Fall in children without a home at Christmas

The number of children homeless in York at Christmas has dropped dramatically in the last five years.

Since 2007, the figure for York has fallen by around 70 per cent, according to national housing and homelessness charity Shelter, which also predicts 900 children will wake up homeless on Christmas Day across Yorkshire & Humberside.

Five years ago the charity’s research showed 250 children were without their own homes in York during the festive season, while a survey earlier this year revealed the number in York had fallen to 77 and is predicted to drop again by Christmas.

Becky Ward, City of York Council’s homelessness service manager, said: “Taking into consideration seasonal fluctuations, year on year we are ensuring that significantly fewer people in the city are homeless.

“Planned action to prevent homelessness in the first place is being deployed by City of York Council in the city and includes mortgage-rescue schemes, working with landlords to avoid eviction, debt advice and moving people into alternative accommodation rather than allow them to become homeless, working with partner agencies such as CAB to offer debt advice and with York Housing Association to provide support to families at risk of homelessness.

“We are also working with other social-housing providers across the region on initiatives such as the sub-regional North Yorkshire Home Choice online scheme, which gives priority to households looking to downsize, in order to free larger homes and our YorHome Social Lettings Agency – a partnership with private landlords. We are also looking to provide financial and practical support for those wanting to free larger homes.”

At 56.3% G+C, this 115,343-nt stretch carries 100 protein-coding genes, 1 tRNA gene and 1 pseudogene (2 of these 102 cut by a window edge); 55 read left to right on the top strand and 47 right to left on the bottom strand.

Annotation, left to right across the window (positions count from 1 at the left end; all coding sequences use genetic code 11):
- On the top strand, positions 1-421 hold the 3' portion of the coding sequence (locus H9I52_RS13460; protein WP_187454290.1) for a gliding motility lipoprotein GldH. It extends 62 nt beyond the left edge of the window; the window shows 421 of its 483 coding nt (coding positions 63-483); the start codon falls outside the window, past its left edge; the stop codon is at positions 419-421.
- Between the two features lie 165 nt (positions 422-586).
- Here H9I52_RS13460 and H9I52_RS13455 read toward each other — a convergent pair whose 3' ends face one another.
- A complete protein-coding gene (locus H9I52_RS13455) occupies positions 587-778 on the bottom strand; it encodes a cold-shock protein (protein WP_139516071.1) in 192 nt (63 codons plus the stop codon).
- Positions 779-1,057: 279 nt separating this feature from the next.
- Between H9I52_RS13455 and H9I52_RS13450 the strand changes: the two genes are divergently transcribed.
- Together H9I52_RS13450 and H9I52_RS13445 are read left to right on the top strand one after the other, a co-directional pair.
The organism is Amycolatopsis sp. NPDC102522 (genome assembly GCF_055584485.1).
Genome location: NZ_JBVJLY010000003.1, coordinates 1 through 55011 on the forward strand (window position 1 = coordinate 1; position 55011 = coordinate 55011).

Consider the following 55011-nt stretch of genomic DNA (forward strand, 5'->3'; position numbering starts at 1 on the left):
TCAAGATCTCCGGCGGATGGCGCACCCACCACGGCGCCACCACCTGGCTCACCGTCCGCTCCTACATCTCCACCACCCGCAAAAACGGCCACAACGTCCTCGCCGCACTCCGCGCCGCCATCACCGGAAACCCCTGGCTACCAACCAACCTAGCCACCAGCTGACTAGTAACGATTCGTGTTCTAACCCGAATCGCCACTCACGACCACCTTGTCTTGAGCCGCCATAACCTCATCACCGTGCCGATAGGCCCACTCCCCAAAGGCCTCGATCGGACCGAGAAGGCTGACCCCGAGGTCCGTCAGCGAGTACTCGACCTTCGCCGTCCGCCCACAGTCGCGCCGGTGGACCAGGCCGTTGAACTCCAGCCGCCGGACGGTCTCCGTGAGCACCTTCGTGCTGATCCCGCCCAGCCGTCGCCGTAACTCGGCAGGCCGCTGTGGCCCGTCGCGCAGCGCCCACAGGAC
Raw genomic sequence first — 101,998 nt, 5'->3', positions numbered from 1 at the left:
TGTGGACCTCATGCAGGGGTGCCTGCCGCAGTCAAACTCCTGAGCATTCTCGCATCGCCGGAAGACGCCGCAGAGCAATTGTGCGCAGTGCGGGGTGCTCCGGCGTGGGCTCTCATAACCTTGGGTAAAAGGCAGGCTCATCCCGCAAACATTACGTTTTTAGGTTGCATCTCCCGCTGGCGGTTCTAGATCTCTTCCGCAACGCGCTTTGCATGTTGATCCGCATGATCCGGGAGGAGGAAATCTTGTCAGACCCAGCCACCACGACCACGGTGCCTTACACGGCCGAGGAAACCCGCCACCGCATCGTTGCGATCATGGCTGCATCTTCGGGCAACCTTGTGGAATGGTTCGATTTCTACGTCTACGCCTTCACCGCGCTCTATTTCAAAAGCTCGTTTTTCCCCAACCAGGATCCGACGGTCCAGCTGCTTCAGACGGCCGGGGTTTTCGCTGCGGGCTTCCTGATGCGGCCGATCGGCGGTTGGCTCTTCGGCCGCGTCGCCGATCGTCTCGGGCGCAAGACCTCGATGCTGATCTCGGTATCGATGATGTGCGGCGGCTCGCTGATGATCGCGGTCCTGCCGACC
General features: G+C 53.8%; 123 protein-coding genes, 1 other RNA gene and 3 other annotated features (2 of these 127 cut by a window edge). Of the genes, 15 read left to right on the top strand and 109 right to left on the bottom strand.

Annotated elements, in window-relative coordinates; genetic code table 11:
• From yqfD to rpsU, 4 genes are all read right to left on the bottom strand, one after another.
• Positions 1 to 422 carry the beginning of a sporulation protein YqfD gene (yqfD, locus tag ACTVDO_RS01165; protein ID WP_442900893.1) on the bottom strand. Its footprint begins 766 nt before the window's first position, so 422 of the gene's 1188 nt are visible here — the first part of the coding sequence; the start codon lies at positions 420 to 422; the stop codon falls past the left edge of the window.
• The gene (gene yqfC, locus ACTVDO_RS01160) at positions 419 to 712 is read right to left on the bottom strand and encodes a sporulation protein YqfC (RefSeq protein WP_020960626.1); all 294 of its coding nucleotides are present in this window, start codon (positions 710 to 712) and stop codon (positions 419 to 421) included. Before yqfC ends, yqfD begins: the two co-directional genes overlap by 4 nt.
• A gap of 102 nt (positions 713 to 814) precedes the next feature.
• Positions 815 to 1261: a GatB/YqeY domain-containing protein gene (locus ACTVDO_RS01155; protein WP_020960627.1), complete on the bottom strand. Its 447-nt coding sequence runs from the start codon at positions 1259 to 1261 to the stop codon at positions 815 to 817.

Campbell Robb, chief executive, appealed for donations to support the charity’s work in helping families in need.

“No child should be homeless in Yorkshire and Humberside this Christmas.

“Every December, Shelter’s helpline and advice centres deal with thousands of people at risk of losing their home. It’s easy to think of homelessness as single people sleeping rough.

“What people don’t often consider is the rising numbers of families who, through no fault of their own, have lost their home and have no permanent roof over their heads.”

Shelter says the main triggers of homelessness include relationship breakdowns, job losses, and landlords ending renters’ tenancies.

Visit shelter.org.uk to make a donation or Text HOMES to 87085 to give £3 to Shelter emergency Christmas appeal.

Tell us how the cuts have affected you

Have cuts in benefits affected you or your children?

Are you stuck in a cramped flat while waiting on a council housing list for a larger home?

Are you working all hours in a low-paid job to try to support your family? Or are you a young person who has just left school or further education, and who can't see any hope of getting a decent job?

If so, we would like to hear from you. Our Stamp Out Poverty campaign aims to work with local charities and organisations to look for ways to make life a little better for those hardest hit by the recession.

But first, we want to shine a light on the struggles faced by ordinary people in York and North Yorkshire just to make ends meet.

That means talking to real people – people like you – about just how difficult your lives have become.

• If you have been struggling to make ends meet, or to find a job or a decent place to live, phone Kate Liptrot on 01904 567168 or kate.liptrot@thepress.co.uk or Stephen Lewis on 01904 567263 or stephen.lewis@thepress.co.uk

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